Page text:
24th August 2015 The symbolism of a hairstyle by Petra Holmes
I have just finished reading ‘ Not my Father’s Son’ by Alan Cumming . You may know him as the award -winning actor in The Good Wife or on Broadway in Macbeth or Cabaret plus multiple other appearances.
The back story to the book is his exploration of his family history, specifically of his grandfather during the war, as part of the ‘Who do you think you are?’ BBC TV show. Tragically, the author learns that his grandfather died playing Russian Roulette. He strongly feels that this was due the effects of trauma and undiagnosed PTSD.
The main theme, however, is the shocking physical and emotional abuse the author endured at the hands of his own father. This is interwoven with the question of Alan Cumming’s paternity and trying to make sense of his father’s behaviour.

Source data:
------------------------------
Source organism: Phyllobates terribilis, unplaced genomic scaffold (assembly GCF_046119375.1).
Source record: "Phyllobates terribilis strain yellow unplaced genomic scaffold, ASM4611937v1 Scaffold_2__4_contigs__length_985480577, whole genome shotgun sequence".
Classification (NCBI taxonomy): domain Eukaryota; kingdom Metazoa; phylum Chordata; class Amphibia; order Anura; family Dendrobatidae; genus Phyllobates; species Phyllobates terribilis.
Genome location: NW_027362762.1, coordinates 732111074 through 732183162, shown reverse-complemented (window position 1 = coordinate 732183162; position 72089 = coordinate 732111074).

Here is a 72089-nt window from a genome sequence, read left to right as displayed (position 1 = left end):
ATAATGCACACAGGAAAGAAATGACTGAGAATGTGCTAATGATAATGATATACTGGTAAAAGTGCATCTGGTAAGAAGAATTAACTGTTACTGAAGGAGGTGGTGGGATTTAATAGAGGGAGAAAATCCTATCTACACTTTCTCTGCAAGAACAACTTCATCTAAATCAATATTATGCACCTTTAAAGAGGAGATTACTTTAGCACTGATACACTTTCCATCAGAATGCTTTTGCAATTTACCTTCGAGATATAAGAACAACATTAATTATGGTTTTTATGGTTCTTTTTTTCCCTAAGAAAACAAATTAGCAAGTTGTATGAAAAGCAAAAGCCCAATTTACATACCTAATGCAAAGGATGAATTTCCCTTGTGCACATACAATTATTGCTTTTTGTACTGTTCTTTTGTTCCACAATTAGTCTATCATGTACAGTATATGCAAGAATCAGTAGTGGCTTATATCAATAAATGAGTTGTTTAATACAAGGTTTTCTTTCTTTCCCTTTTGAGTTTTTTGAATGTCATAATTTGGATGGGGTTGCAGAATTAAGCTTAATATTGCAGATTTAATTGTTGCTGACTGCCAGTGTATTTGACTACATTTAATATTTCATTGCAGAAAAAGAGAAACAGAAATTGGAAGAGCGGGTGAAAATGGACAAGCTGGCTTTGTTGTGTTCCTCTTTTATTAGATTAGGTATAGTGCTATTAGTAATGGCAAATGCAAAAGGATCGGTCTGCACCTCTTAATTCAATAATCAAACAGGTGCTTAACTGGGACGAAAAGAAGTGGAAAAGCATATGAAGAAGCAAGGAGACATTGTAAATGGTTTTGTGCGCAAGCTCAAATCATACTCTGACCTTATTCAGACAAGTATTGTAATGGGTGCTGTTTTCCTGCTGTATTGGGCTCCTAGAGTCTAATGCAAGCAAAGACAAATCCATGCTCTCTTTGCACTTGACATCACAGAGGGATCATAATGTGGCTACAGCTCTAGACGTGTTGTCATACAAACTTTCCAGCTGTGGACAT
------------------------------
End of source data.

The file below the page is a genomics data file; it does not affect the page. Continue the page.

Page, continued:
The book begins with a horrific recollection as a 12 year old when his father decided the author needed a haircut. He dragged his son to the shed, pinned him down on a workbench and hacked the child’s hair off with rusty sheep clippers… Alan’s explanation to his school was to say a jar of creosote has knocked onto him and he had attempted to cut his own hair…
The whole family lived in a house with a constant undercurrent of fear, never knowing when the father’s rage would be directed at them.
The effect of the trauma of this ‘haircut’ had long lasting effects.The author recalls feeling sick in hair salons,and even vomited twice while there. He says that it was not until many years and lots of therapy later that he realised these physical symptoms were a reaction to that awful experience.
In an uplifting and inspired way,however, once the author had left home, he used his hair to ‘reclaim the power’ from his father . Changing his styles and colours became his ‘symbol of freedom’.
In this moving book we are taken through Alan Cumming’s harrowing, emotional journey and the process of ultimately surviving his father.